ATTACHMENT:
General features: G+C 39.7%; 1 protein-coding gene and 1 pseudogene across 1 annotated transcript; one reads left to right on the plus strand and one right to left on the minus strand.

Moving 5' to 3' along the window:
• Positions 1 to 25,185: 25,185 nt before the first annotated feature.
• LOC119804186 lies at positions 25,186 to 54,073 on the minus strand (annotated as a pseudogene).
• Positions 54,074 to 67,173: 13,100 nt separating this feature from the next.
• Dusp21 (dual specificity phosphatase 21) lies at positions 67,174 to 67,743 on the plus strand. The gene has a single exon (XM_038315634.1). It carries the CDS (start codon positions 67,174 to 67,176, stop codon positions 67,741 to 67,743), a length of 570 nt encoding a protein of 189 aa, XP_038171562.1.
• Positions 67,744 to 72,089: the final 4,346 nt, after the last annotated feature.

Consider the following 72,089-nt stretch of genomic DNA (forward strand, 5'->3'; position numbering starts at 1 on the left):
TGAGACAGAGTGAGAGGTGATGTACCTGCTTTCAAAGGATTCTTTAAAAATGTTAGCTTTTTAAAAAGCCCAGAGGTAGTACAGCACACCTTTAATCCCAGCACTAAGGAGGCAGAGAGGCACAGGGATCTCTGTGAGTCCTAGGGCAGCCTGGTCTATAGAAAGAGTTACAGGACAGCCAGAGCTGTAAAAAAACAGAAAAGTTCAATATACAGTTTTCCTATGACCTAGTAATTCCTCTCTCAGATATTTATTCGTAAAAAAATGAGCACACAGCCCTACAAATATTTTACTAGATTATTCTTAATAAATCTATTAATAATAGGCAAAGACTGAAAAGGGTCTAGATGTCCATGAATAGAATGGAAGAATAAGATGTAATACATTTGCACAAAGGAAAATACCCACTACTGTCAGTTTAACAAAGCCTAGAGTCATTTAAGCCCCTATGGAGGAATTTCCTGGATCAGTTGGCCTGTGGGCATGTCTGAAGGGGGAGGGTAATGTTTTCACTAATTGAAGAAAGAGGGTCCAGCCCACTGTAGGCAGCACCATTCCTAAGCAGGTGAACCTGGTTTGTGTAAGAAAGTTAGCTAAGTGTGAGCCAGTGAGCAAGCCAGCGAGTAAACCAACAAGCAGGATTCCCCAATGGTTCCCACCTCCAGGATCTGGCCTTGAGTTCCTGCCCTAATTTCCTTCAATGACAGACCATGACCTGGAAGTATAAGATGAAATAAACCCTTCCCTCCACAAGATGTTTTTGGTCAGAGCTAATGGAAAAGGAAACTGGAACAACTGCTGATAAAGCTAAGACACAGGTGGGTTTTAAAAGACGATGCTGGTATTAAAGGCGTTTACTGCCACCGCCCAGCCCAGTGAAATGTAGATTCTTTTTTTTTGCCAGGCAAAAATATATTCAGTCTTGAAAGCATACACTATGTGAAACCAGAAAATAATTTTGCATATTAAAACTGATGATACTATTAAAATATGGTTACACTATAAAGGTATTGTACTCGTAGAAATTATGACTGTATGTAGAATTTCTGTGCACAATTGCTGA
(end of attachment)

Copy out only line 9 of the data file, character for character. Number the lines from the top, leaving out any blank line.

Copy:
TGAGACAGAGTGAGAGGTGATGTACCTGCTTTCAAAGGATTCTTTAAAAATGTTAGCTTTTTAAAAAGCCCAGAGGTAGTACAGCACACCTTTAATCCCAGCACTAAGGAGGCAGAGAGGCACAGGGATCTCTGTGAGTCCTAGGGCAGCCTGGTCTATAGAAAGAGTTACAGGACAGCCAGAGCTGTAAAAAAACAGAAAAGTTCAATATACAGTTTTCCTATGACCTAGTAATTCCTCTCTCAGATATTTATTCGTAAAAAAATGAGCACACAGCCCTACAAATATTTTACTAGATTATTCTTAATAAATCTATTAATAATAGGCAAAGACTGAAAAGGGTCTAGATGTCCATGAATAGAATGGAAGAATAAGATGTAATACATTTGCACAAAGGAAAATACCCACTACTGTCAGTTTAACAAAGCCTAGAGTCATTTAAGCCCCTATGGAGGAATTTCCTGGATCAGTTGGCCTGTGGGCATGTCTGAAGGGGGAGGGTAATGTTTTCACTAATTGAAGAAAGAGGGTCCAGCCCACTGTAGGCAGCACCATTCCTAAGCAGGTGAACCTGGTTTGTGTAAGAAAGTTAGCTAAGTGTGAGCCAGTGAGCAAGCCAGCGAGTAAACCAACAAGCAGGATTCCCCAATGGTTCCCACCTCCAGGATCTGGCCTTGAGTTCCTGCCCTAATTTCCTTCAATGACAGACCATGACCTGGAAGTATAAGATGAAATAAACCCTTCCCTCCACAAGATGTTTTTGGTCAGAGCTAATGGAAAAGGAAACTGGAACAACTGCTGATAAAGCTAAGACACAGGTGGGTTTTAAAAGACGATGCTGGTATTAAAGGCGTTTACTGCCACCGCCCAGCCCAGTGAAATGTAGATTCTTTTTTTTTGCCAGGCAAAAATATATTCAGTCTTGAAAGCATACACTATGTGAAACCAGAAAATAATTTTGCATATTAAAACTGATGATACTATTAAAATATGGTTACACTATAAAGGTATTGTACTCGTAGAAATTATGACTGTATGTAGAATTTCTGTGCACAATTGCTGA